HOGAN’S FOCUS: In a column for Center Maryland, Tom Coale predicts that while Gov. Hogan came into office with an eye on budget issues, he’ll soon turn his gaze toward the social issues that he said were off the table. But don’t expect him to be a hard-line Republican.
OPENING WEEKS: On the Anne Arundel County Public Affairs Now cable TV show, House Speaker Michael Busch and MarylandReporter.com’s Len Lazarick discuss the opening weeks of the Maryland General Assembly with host Karla Schaffer. (Photo above) County Executive Steve Schuh and Council Chairman Jerry Walker also testify before the local delegation.
CHILD ABUSE CASES: Two bills that would lengthen the time Maryland holds on to the records of unproved cases of child abuse and neglect are getting broad support from state officials and children’s advocacy groups, reports Chase Cook in the Annapolis Capital.
SEN. PUGH’S AGENDA: In this four-minute video for Center Maryland, Senate majority leader Catherine Pugh discusses some of the bills she will be focused on this legislative session, including an injured baby fund paid for by hospitals.
LEGALIZING POT: The Sun’s Timothy Wheeler reports that, in a year when budget cuts dominate debate in Annapolis, advocates for legalizing marijuana are mounting a renewed effort to get Maryland to follow the lead of Colorado and Washington state – if not now, then in a year or two.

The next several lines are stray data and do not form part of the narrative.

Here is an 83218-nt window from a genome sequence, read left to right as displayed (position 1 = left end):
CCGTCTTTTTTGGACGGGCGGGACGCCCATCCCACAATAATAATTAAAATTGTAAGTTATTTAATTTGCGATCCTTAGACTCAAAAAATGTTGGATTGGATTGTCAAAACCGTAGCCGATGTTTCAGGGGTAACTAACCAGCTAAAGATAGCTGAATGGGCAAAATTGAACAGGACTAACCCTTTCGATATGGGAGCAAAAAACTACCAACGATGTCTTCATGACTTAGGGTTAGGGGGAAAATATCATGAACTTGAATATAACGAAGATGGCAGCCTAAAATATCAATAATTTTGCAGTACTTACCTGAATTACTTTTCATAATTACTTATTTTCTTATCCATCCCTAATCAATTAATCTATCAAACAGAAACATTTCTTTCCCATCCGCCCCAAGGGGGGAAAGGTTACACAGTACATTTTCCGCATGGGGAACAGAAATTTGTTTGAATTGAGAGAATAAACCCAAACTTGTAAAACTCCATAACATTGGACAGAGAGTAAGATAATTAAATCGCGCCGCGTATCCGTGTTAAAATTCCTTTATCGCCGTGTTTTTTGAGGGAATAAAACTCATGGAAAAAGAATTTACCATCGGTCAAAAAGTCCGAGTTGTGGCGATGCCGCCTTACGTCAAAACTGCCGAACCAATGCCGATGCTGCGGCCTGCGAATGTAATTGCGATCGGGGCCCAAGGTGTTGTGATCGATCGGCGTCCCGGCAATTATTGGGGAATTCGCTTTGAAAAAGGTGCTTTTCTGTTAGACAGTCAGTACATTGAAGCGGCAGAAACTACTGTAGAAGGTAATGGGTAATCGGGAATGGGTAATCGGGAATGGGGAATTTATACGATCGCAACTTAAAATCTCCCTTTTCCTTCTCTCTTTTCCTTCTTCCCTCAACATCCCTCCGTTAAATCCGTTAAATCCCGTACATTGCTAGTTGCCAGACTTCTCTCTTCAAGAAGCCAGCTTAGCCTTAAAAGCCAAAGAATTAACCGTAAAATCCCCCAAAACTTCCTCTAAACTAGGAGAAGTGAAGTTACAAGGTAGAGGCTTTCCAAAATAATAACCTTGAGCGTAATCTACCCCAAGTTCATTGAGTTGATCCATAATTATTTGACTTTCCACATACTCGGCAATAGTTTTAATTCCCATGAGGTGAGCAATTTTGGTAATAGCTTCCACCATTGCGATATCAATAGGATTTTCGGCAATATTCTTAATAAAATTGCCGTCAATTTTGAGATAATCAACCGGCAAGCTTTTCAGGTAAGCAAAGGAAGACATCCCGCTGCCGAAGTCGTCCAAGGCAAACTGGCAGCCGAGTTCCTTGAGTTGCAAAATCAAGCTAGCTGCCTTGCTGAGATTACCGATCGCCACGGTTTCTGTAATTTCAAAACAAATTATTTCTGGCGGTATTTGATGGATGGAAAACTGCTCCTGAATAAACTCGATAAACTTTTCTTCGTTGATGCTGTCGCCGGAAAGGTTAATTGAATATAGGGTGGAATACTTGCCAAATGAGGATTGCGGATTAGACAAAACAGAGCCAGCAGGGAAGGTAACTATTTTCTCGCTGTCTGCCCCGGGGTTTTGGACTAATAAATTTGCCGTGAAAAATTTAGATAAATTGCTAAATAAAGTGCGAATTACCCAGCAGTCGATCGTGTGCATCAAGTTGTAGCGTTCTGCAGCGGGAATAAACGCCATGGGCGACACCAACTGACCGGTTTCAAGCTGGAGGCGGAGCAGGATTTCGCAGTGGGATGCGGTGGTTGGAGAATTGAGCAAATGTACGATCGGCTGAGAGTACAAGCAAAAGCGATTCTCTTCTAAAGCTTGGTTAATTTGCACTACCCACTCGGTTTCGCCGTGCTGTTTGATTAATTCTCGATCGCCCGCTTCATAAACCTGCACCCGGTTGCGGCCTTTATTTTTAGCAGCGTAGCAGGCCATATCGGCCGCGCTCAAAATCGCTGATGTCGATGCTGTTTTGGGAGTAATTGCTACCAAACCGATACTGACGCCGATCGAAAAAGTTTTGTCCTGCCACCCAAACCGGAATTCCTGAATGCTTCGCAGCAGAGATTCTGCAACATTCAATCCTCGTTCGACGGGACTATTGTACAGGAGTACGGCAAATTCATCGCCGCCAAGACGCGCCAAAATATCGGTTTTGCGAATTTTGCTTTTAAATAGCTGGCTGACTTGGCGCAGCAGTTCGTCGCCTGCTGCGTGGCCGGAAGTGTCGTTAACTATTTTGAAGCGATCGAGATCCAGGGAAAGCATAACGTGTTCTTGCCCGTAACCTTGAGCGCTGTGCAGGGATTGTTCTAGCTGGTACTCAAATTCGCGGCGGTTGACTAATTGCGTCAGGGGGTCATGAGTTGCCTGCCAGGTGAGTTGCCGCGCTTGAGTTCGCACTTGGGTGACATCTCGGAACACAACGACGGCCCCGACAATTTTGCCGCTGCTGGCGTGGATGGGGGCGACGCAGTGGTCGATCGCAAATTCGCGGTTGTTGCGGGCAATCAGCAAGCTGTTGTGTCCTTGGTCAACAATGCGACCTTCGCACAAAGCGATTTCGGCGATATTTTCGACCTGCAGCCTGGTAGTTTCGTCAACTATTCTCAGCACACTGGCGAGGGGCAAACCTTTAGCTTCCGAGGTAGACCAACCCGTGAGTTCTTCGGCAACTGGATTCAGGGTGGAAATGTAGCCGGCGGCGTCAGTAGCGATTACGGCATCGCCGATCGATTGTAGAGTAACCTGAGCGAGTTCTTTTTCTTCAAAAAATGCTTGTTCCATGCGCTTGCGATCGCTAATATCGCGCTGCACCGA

PURPLE LINE SUIT: Purple Line opponents say they remain concerned about the proposed light rail’s environmental impacts, even though a research team did not find an endangered species of amphipod in its planned path, and they plan on continuing with their lawsuit to stop the project, Elizabeth Waibel writes in the Gazette.
LOUDER RURAL VOICE: Legislators at the Eastern Shore delegation meeting on Friday discussed ongoing and future efforts to strengthen rural Maryland’s voice in Annapolis. Josh Bollinger of the Easton Star Democrat reports that there are multiple groups advocating for answers to rural issues in the state legislature, and Friday’s conversation led toward organizing efforts into one for greater influence.
SHANK REFLECTS: Kaustuv Basu of the Hagerstown Herald Mail writes a piece about Chris Shank, who spent two decades in the General Assembly, was re-elected to the state Senate unopposed in November, became minority whip, joined Gov. Hogan’s transition team, then was appointed by Hogan to head the Office of Crime Control and Prevention.
MILLER & BUSCH: In this almost hourlong interview during his annual Annapolis Summit, Marc Steiner of WEAA-FM interviews both Senate President Mike Miller and House Speaker Michael Busch.
MILLER’S POWER: Paul Schwartzman of the Post profiles Senate President Mike Miller, whose power in Annapolis is uncontested.